This is Crazy

Tony DiLeonardi

If you want to create a client experience that people love, start loving people.

Loving my clients? My employees? Really! Think about it. How does one create a culture and an experience that is unique? A business that is talked about? A brand that has a legacy?  It's not an accident. It takes intentionality and purpose. How does one "love" their client?

There are many definitions of love. Some definitions describe a love unattainable by humans and other definitions that make it seem common and easily attainable. Additionally, we have minimized the word by using it when we explain everything from my relationship to my wife and my excitement about a football game victory. “Man, I love the Bears!” Well, I certainly don't mean the same love for both of those examples.

So consider this when building a culture that clients say, "wow, they really do care about me." How can we do that? How can I show "love?" What if you used the words TRUST, VULNERABILITY or INTIMACY instead of love? Does that help? Is it the same?

How can we create an intentional culture of professional intimacy to enhance productivity? The simplest way to do that is to do something different. Doing things different than before often leads to new perspectives, which usually lead to new opportunities. New opportunities inspire thinking, action, and lead to new production levels.

Early in my career, I was attending the top producer's conference for a large regional broker. I was one of 40 fund company representatives presenting to 250 or so top financial advisers-who at that time, were the best of the best. For three days we all sat together and listened as 40 asset managers presented their story and sold their products from the main stage. I can honestly say that out of 40 presentations, 35 were terrible. The two main factors that made me come to that conclusion was:

1.     Presentation Skills: They lacked the ability to capture and engage the audience.

2.     Content: The vast majority of presenters focused solely on the performance of their product.

I left that conference with two declarations:

  •  I can present better.
  •  I wouldn't sell my products based on the performance of a fund.

The first declaration was easy enough to fulfill with study and practice. The second took some serious thought. You see, the old model of presenting was based on a promise, and to be frank, was out of my control. How could I ensure a top-performing fund today, last month, or last year would continue that same way? By selling on performance, I'm giving my advisers the right to fire me if everything doesn't play out as I say. Talk about pressure.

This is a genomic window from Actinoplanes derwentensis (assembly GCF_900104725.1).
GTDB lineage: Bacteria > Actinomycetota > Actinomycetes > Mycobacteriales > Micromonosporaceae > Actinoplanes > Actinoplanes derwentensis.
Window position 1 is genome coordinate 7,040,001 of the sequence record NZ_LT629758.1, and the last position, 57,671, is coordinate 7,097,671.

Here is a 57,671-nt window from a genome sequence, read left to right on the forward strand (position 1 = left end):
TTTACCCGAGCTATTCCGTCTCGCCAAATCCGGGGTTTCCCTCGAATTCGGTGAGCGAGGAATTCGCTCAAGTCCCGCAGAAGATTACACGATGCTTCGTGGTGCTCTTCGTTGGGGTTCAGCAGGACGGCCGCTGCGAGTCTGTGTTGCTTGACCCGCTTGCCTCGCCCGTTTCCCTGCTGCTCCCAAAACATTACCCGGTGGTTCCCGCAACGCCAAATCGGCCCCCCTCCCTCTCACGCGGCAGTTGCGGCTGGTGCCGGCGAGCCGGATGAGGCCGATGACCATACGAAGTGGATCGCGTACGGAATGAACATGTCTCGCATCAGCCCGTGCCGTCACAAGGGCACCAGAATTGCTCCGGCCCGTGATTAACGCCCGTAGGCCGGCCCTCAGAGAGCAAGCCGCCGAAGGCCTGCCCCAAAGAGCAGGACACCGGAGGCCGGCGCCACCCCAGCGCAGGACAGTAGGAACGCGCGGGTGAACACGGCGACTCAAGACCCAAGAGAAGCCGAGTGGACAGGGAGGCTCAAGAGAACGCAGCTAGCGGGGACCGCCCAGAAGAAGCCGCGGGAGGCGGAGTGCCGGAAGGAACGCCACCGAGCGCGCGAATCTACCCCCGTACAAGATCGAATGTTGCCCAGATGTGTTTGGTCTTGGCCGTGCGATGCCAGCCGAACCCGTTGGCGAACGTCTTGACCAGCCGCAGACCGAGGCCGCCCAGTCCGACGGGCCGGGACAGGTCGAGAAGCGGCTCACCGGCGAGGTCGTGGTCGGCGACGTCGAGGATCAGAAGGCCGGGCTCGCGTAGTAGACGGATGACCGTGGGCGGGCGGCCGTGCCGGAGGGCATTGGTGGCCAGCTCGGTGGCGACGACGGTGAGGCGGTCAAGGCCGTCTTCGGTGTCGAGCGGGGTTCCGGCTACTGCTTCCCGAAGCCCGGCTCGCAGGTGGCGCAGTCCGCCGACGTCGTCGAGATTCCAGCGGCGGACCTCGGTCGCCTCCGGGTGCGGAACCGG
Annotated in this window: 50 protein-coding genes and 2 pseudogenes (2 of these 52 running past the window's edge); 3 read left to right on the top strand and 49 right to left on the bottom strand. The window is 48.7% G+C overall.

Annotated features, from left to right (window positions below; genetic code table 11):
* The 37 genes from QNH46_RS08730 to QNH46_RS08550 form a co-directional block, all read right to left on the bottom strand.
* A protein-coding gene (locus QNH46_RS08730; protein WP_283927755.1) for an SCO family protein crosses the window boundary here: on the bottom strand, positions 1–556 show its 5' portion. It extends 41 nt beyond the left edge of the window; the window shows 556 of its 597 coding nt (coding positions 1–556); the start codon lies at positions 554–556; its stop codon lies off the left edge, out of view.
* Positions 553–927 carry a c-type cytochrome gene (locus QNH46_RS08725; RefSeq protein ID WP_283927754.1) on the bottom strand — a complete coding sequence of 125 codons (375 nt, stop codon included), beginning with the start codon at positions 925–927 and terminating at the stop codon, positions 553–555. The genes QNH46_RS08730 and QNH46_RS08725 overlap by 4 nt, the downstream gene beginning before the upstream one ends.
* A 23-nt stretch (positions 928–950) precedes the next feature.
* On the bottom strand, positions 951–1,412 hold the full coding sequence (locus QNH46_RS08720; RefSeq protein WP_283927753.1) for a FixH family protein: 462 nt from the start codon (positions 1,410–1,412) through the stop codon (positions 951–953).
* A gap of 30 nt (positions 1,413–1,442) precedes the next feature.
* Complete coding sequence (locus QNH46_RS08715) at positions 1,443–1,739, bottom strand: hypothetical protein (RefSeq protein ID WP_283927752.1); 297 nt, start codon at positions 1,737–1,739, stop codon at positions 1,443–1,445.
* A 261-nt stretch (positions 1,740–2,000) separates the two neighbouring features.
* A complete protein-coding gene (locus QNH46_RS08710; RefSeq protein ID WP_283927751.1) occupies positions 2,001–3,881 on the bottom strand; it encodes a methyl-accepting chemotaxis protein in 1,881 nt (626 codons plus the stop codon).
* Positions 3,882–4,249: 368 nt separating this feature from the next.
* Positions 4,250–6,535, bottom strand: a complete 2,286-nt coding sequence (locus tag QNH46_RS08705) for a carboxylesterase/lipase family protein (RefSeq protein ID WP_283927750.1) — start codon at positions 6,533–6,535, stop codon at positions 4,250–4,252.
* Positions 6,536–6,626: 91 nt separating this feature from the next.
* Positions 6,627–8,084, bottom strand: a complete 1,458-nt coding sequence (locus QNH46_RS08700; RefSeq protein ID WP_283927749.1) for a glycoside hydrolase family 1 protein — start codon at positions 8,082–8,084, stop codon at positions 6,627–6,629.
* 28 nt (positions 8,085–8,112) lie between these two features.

I knew I had to figure out a different method to sell in the industry that went beyond the traditional sales model. Having only been on the job for six weeks at that point, I came up with a plan and made my third declaration:

  • I'm going to help financial advisers be better practitioners, grow their business, and manage their life. In other words, truly care for them.

No small feat, but I was ready. I took on a completely different mindset in my approach to doing business. My focus became less about the product and more about the producer and the culture of the industry itself. I attempted to build a community of like-minded professionals to help each other and found that others were out there.

What's exciting about this strategy is that many successful companies are doing it today with extraordinary results. Take a look at Google: They have created not only a unique culture, but also a movement. At the core of their business model is that happy employees are productive employees. Google takes care of its people. They have built a campus where any need you could ever have-in work and in life-is addressed. From meals, to healthcare, to dry cleaning-all your bases are covered at Google. Source: http://blog.kissmetrics.com/googles-culture-of-success/.

Another company that has created an amazing culture for its employees and its clients is Zappos. Their business practices are so transparent, they have their 10 core family values listed right there on their website. Source:http://about.zappos.com/our-unique-culture/zappos-core-values.

1. Deliver WOW Through Service

2. Embrace and Drive Change

3. Create Fun and a Little Weirdness

4. Be Adventurous, Creative, and Open Minded

5. Pursue Growth and Learning

6. Build Open and Honest Relationships with Communication

7. Build a Positive Team and Family Spirit

8. Do More with Less

9. Be Passionate and Determined

10. Be Humble

What are your core values for your business? I encourage you to think this through and come up with what really drives you to do what you do for yourself, your employees, and your clients. Do they know that you truly care for them? Do they rave about you? Do you "love" them, or just love the financial results you derive from them? Consider it. It may make all the difference.